Gosh, that’s a hard one. There were so many memorable aspects to our work on the book. One moment that really stands out in my mind though was early on in our work on the book. Robert, Shiri and I met up at the Old Mill Cottage Restaurant in Suva. It was a typical rainy Suva day, and we sat under the veranda having lunch while the rain absolutely pounded on the tin roof. The Old Mill Cottage serves a range of really great Fijian food. We ate, we talked, we laughed and we planned the book – all while sharing a terrific Pacific meal. It struck me that we were doing exactly what we wanted to capture in the book. It was at that moment that I knew we were on to something really special.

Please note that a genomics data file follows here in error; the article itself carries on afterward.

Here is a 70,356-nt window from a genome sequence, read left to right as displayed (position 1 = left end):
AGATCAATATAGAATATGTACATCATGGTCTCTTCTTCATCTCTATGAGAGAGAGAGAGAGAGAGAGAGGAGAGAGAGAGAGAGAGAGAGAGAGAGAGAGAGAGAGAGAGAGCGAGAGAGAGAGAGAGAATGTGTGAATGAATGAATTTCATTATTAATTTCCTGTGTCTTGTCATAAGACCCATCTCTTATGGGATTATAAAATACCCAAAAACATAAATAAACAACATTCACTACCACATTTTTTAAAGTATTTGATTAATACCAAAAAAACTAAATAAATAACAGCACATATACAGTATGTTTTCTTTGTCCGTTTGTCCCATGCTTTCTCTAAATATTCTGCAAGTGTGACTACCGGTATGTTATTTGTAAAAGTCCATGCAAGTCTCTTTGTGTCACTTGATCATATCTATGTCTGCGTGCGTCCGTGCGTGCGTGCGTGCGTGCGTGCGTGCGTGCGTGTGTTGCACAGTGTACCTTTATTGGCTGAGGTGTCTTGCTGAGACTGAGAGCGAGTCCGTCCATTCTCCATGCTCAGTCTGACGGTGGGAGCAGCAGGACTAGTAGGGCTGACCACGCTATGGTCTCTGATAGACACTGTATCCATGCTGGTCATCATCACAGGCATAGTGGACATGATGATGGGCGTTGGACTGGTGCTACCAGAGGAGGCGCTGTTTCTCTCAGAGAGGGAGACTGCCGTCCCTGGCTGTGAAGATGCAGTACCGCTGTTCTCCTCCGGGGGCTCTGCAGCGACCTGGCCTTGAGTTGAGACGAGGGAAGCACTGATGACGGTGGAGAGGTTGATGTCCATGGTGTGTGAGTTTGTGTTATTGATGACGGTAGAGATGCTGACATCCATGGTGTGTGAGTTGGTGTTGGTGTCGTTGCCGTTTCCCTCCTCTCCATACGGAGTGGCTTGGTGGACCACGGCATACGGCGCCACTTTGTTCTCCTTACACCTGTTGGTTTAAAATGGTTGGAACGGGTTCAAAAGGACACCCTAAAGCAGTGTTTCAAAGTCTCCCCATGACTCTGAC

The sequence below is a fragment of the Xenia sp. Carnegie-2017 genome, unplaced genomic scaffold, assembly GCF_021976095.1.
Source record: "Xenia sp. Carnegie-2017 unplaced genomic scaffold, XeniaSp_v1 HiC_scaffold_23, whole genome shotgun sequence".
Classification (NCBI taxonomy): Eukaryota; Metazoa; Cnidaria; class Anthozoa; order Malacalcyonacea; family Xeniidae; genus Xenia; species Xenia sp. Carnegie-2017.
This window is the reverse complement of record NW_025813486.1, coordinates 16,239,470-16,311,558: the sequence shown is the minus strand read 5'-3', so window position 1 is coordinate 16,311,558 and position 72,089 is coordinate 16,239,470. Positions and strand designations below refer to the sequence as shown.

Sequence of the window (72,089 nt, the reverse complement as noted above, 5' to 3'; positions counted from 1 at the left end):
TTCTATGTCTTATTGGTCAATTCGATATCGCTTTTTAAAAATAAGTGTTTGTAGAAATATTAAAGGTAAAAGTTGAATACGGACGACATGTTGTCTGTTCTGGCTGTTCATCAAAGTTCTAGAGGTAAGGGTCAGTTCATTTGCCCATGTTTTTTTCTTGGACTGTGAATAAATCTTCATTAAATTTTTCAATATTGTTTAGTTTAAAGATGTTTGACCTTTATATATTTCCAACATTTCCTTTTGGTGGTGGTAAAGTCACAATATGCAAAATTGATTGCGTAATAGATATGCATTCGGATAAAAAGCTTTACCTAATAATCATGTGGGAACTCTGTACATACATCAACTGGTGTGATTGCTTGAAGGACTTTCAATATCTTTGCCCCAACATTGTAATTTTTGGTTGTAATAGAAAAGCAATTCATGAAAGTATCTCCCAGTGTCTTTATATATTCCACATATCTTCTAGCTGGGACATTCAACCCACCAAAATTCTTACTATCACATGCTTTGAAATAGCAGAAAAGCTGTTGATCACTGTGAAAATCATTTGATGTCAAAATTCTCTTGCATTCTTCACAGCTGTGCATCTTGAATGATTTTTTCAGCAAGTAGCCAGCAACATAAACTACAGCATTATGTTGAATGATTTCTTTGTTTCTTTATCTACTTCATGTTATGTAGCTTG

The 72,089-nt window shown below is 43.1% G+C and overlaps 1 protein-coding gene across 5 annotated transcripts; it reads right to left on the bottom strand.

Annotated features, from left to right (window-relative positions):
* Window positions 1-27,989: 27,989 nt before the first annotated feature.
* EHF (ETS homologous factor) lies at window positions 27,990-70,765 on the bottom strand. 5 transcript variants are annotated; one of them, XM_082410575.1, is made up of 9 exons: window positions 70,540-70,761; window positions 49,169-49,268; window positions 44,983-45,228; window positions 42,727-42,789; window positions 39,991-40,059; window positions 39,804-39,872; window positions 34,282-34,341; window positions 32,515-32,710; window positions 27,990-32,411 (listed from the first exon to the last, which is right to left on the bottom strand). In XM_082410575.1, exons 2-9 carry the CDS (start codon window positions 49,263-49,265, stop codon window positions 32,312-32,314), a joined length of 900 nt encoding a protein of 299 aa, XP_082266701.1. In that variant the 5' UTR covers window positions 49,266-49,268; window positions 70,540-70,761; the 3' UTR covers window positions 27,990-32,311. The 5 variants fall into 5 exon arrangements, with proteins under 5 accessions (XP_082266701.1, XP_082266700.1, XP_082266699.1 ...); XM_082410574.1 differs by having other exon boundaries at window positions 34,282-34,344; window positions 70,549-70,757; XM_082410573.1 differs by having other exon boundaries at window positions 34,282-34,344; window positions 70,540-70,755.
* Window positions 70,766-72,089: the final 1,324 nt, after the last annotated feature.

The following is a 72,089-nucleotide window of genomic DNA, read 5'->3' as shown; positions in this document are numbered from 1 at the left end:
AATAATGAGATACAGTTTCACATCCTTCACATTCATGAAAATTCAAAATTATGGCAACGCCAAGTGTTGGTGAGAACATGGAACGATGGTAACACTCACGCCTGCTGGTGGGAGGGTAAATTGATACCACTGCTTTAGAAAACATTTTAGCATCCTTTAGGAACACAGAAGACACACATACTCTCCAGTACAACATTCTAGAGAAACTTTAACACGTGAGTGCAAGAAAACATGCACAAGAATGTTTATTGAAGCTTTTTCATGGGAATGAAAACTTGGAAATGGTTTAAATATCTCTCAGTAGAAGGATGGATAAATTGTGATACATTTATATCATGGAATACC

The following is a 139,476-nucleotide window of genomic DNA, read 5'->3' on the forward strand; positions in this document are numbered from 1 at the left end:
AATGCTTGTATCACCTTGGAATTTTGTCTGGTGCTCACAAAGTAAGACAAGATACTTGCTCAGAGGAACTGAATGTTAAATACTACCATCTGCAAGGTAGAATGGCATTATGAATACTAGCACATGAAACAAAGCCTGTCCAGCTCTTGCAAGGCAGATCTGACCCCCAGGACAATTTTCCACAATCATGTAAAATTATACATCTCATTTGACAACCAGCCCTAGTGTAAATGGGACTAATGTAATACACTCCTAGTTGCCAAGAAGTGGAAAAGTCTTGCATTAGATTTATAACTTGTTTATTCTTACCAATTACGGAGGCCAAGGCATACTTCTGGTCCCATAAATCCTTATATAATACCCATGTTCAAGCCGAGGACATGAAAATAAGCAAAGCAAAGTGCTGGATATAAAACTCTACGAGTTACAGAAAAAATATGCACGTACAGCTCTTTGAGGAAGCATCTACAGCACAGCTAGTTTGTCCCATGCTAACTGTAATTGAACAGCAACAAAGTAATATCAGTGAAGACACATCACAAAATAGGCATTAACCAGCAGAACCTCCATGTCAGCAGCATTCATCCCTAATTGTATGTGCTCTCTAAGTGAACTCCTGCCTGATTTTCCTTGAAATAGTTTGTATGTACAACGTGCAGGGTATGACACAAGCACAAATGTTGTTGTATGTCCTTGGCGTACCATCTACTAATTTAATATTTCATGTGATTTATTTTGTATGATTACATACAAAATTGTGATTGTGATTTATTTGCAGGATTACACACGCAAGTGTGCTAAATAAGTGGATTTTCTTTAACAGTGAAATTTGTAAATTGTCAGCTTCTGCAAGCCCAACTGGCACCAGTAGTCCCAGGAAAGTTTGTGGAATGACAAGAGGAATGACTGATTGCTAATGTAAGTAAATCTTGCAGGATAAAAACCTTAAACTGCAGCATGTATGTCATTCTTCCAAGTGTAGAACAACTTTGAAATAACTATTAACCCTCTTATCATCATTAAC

3. One of the unique things about your cookbook is that it is not just a collection of recipes or a travelogue of the Pacific or a coffee-table book/souvenir. You and Chef Oliver intended for it to be a tool, highlighting potential links between agriculture and tourism. Can you tell us a bit more about this, and what the 'farm-to-fork' concept means for the average island farmer or for the average tourist? 
My involvement in the book came about through my academic research interests. As an academic, my interest is in working with communities to create benefits for them from tourism. I was fortunate to spend many years as a tourism academic in the Pacific and was able to travel extensively in the region. In my travels, two things often struck me – (1) where was all the great Pacific food that I ate in friends’ homes and in local restaurants and why couldn’t I get it in the resorts and tourist hotels, and (2) why were there so many imported foods when there was a range of Pacific products available locally.